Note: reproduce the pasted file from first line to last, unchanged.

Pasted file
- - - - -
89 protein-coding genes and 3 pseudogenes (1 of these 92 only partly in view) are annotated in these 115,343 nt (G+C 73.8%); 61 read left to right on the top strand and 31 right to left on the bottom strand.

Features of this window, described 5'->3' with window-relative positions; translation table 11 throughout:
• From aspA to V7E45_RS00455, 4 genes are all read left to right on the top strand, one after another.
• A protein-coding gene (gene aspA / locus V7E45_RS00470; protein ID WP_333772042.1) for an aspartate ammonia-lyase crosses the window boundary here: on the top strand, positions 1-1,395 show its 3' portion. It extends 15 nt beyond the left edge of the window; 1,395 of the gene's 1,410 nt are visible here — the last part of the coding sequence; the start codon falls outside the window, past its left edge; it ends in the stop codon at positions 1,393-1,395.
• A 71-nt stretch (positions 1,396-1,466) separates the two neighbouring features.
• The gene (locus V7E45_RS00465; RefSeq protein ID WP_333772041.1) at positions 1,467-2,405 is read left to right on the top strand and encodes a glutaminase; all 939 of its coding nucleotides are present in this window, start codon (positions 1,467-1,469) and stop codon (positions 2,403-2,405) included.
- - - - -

89 protein-coding genes and 3 pseudogenes (1 of these 92 only partly in view) are annotated in these 115,343 nt (G+C 73.8%); 61 read left to right on the top strand and 31 right to left on the bottom strand.

Features of this window, described 5'->3' with window-relative positions; translation table 11 throughout:
• From aspA to V7E45_RS00455, 4 genes are all read left to right on the top strand, one after another.
• A protein-coding gene (gene aspA / locus V7E45_RS00470; protein ID WP_333772042.1) for an aspartate ammonia-lyase crosses the window boundary here: on the top strand, positions 1-1,395 show its 3' portion. It extends 15 nt beyond the left edge of the window; 1,395 of the gene's 1,410 nt are visible here — the last part of the coding sequence; the start codon falls outside the window, past its left edge; it ends in the stop codon at positions 1,393-1,395.
• A 71-nt stretch (positions 1,396-1,466) separates the two neighbouring features.
• The gene (locus V7E45_RS00465; RefSeq protein ID WP_333772041.1) at positions 1,467-2,405 is read left to right on the top strand and encodes a glutaminase; all 939 of its coding nucleotides are present in this window, start codon (positions 1,467-1,469) and stop codon (positions 2,403-2,405) included.